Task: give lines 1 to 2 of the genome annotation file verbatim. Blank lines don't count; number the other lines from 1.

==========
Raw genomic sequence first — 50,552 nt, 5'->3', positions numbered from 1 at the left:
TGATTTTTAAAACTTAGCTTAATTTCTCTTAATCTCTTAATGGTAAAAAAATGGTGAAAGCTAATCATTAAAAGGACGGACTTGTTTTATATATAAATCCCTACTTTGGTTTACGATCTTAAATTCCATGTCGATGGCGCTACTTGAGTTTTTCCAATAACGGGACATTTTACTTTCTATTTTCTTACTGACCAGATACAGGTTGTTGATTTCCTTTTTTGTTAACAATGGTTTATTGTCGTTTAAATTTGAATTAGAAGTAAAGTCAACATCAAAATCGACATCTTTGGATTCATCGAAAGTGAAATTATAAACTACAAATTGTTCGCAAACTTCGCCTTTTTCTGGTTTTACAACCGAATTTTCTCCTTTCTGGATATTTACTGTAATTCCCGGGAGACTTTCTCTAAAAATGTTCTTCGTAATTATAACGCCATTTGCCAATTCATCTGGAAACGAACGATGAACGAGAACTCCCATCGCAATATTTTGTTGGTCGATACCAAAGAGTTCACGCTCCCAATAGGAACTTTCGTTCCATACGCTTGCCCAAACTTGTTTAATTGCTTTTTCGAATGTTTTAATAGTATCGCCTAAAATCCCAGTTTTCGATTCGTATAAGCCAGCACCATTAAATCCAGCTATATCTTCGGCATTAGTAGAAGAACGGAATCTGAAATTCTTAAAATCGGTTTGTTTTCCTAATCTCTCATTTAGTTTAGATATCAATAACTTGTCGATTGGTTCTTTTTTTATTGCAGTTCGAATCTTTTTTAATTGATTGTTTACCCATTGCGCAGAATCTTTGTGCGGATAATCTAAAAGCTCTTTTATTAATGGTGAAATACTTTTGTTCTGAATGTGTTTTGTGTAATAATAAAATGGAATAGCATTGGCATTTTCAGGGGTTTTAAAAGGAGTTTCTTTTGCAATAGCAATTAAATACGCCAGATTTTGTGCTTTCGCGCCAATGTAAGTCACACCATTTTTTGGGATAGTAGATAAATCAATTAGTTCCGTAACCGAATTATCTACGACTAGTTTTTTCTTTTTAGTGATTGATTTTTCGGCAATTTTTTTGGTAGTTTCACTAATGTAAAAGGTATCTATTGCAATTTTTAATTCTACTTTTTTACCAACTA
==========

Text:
Raw genomic sequence first — 50,552 nt, 5'->3', positions numbered from 1 at the left:
TGATTTTTAAAACTTAGCTTAATTTCTCTTAATCTCTTAATGGTAAAAAAATGGTGAAAGCTAATCATTAAAAGGACGGACTTGTTTTATATATAAATCCCTACTTTGGTTTACGATCTTAAATTCCATGTCGATGGCGCTACTTGAGTTTTTCCAATAACGGGACATTTTACTTTCTATTTTCTTACTGACCAGATACAGGTTGTTGATTTCCTTTTTTGTTAACAATGGTTTATTGTCGTTTAAATTTGAATTAGAAGTAAAGTCAACATCAAAATCGACATCTTTGGATTCATCGAAAGTGAAATTATAAACTACAAATTGTTCGCAAACTTCGCCTTTTTCTGGTTTTACAACCGAATTTTCTCCTTTCTGGATATTTACTGTAATTCCCGGGAGACTTTCTCTAAAAATGTTCTTCGTAATTATAACGCCATTTGCCAATTCATCTGGAAACGAACGATGAACGAGAACTCCCATCGCAATATTTTGTTGGTCGATACCAAAGAGTTCACGCTCCCAATAGGAACTTTCGTTCCATACGCTTGCCCAAACTTGTTTAATTGCTTTTTCGAATGTTTTAATAGTATCGCCTAAAATCCCAGTTTTCGATTCGTATAAGCCAGCACCATTAAATCCAGCTATATCTTCGGCATTAGTAGAAGAACGGAATCTGAAATTCTTAAAATCGGTTTGTTTTCCTAATCTCTCATTTAGTTTAGATATCAATAACTTGTCGATTGGTTCTTTTTTTATTGCAGTTCGAATCTTTTTTAATTGATTGTTTACCCATTGCGCAGAATCTTTGTGCGGATAATCTAAAAGCTCTTTTATTAATGGTGAAATACTTTTGTTCTGAATGTGTTTTGTGTAATAATAAAATGGAATAGCATTGGCATTTTCAGGGGTTTTAAAAGGAGTTTCTTTTGCAATAGCAATTAAATACGCCAGATTTTGTGCTTTCGCGCCAATGTAAGTCACACCATTTTTTGGGATAGTAGATAAATCAATTAGTTCCGTAACCGAATTATCTACGACTAGTTTTTTCTTTTTAGTGATTGATTTTTCGGCAATTTTTTTGGTAGTTTCACTAATGTAAAAGGTATCTATTGCAATTTTTAATTCTACTTTTTTACCAACTA